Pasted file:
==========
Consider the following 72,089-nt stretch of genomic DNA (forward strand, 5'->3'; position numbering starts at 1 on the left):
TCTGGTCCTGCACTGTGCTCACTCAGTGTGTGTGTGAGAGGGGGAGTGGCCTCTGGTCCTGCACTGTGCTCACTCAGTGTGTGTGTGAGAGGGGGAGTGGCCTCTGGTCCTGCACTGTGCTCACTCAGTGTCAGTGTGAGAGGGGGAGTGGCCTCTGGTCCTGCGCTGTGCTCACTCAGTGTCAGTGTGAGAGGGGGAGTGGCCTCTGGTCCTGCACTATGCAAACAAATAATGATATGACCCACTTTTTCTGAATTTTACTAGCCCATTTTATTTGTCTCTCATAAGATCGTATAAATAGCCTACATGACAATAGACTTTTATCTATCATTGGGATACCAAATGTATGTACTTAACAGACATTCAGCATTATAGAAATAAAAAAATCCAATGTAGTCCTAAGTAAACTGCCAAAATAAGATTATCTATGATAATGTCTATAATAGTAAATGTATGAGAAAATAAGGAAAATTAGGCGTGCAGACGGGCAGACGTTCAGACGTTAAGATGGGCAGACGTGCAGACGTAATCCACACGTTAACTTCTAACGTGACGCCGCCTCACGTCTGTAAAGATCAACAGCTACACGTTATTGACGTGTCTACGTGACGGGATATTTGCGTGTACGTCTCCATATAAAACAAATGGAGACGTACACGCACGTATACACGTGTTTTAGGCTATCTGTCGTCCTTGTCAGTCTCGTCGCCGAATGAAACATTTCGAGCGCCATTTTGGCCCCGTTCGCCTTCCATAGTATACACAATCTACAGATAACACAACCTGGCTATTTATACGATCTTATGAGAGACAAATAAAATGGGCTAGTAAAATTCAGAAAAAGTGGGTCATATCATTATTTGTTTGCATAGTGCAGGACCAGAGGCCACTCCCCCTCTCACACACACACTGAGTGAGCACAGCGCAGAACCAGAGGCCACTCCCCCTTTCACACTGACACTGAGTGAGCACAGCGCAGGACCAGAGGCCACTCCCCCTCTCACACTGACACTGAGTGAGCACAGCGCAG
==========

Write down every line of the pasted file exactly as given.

Consider the following 72,089-nt stretch of genomic DNA (forward strand, 5'->3'; position numbering starts at 1 on the left):
TCTGGTCCTGCACTGTGCTCACTCAGTGTGTGTGTGAGAGGGGGAGTGGCCTCTGGTCCTGCACTGTGCTCACTCAGTGTGTGTGTGAGAGGGGGAGTGGCCTCTGGTCCTGCACTGTGCTCACTCAGTGTCAGTGTGAGAGGGGGAGTGGCCTCTGGTCCTGCGCTGTGCTCACTCAGTGTCAGTGTGAGAGGGGGAGTGGCCTCTGGTCCTGCACTATGCAAACAAATAATGATATGACCCACTTTTTCTGAATTTTACTAGCCCATTTTATTTGTCTCTCATAAGATCGTATAAATAGCCTACATGACAATAGACTTTTATCTATCATTGGGATACCAAATGTATGTACTTAACAGACATTCAGCATTATAGAAATAAAAAAATCCAATGTAGTCCTAAGTAAACTGCCAAAATAAGATTATCTATGATAATGTCTATAATAGTAAATGTATGAGAAAATAAGGAAAATTAGGCGTGCAGACGGGCAGACGTTCAGACGTTAAGATGGGCAGACGTGCAGACGTAATCCACACGTTAACTTCTAACGTGACGCCGCCTCACGTCTGTAAAGATCAACAGCTACACGTTATTGACGTGTCTACGTGACGGGATATTTGCGTGTACGTCTCCATATAAAACAAATGGAGACGTACACGCACGTATACACGTGTTTTAGGCTATCTGTCGTCCTTGTCAGTCTCGTCGCCGAATGAAACATTTCGAGCGCCATTTTGGCCCCGTTCGCCTTCCATAGTATACACAATCTACAGATAACACAACCTGGCTATTTATACGATCTTATGAGAGACAAATAAAATGGGCTAGTAAAATTCAGAAAAAGTGGGTCATATCATTATTTGTTTGCATAGTGCAGGACCAGAGGCCACTCCCCCTCTCACACACACACTGAGTGAGCACAGCGCAGAACCAGAGGCCACTCCCCCTTTCACACTGACACTGAGTGAGCACAGCGCAGGACCAGAGGCCACTCCCCCTCTCACACTGACACTGAGTGAGCACAGCGCAG